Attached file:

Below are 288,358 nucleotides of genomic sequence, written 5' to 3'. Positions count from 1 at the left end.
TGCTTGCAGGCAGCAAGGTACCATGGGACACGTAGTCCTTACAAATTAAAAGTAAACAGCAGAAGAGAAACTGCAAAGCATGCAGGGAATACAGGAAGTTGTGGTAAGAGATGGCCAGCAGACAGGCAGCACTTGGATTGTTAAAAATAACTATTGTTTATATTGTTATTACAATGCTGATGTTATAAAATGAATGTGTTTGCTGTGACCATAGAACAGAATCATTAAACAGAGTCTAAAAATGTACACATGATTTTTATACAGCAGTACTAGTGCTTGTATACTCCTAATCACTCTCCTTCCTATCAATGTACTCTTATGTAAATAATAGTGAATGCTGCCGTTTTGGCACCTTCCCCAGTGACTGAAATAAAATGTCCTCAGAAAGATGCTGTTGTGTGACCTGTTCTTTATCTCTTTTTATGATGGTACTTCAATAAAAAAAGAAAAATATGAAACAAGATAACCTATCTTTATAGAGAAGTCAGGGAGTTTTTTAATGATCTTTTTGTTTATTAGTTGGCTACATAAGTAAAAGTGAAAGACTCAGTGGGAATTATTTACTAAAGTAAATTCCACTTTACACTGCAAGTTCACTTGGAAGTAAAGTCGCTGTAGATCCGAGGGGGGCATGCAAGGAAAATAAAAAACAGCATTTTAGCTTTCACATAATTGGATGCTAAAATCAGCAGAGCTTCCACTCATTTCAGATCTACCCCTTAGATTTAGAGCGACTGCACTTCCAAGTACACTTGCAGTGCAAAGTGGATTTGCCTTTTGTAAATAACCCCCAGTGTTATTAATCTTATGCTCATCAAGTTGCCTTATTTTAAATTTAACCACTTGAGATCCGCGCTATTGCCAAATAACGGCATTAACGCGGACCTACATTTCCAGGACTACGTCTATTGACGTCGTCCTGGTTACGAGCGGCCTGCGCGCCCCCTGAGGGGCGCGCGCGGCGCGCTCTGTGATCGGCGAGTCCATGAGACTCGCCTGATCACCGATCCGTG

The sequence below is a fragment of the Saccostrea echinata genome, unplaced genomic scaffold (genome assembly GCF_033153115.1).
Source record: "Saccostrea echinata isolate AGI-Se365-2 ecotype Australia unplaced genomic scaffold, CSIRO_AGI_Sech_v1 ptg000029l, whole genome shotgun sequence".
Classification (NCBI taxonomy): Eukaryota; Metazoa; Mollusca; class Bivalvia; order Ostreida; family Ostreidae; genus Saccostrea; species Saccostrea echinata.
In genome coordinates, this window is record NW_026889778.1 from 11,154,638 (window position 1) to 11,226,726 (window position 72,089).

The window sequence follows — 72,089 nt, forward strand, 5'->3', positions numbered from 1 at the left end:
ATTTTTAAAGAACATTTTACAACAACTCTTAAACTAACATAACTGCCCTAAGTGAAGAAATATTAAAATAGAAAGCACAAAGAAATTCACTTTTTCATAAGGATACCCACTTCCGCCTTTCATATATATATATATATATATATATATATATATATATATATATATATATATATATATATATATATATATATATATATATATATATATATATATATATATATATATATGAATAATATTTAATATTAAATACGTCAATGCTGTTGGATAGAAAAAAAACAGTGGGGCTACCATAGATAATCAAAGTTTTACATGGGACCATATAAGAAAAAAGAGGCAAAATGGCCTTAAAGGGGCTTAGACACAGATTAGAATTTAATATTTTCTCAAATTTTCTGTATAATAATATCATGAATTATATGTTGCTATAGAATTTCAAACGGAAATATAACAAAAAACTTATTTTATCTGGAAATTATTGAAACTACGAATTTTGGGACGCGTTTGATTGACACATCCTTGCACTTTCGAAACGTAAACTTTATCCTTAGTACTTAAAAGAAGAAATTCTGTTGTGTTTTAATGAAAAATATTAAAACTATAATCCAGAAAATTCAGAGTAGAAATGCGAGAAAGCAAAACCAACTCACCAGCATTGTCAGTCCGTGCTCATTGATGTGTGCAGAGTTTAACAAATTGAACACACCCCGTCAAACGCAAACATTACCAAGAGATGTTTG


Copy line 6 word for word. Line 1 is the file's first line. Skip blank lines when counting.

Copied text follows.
In genome coordinates, this window is record NW_026889778.1 from 11,154,638 (window position 1) to 11,226,726 (window position 72,089).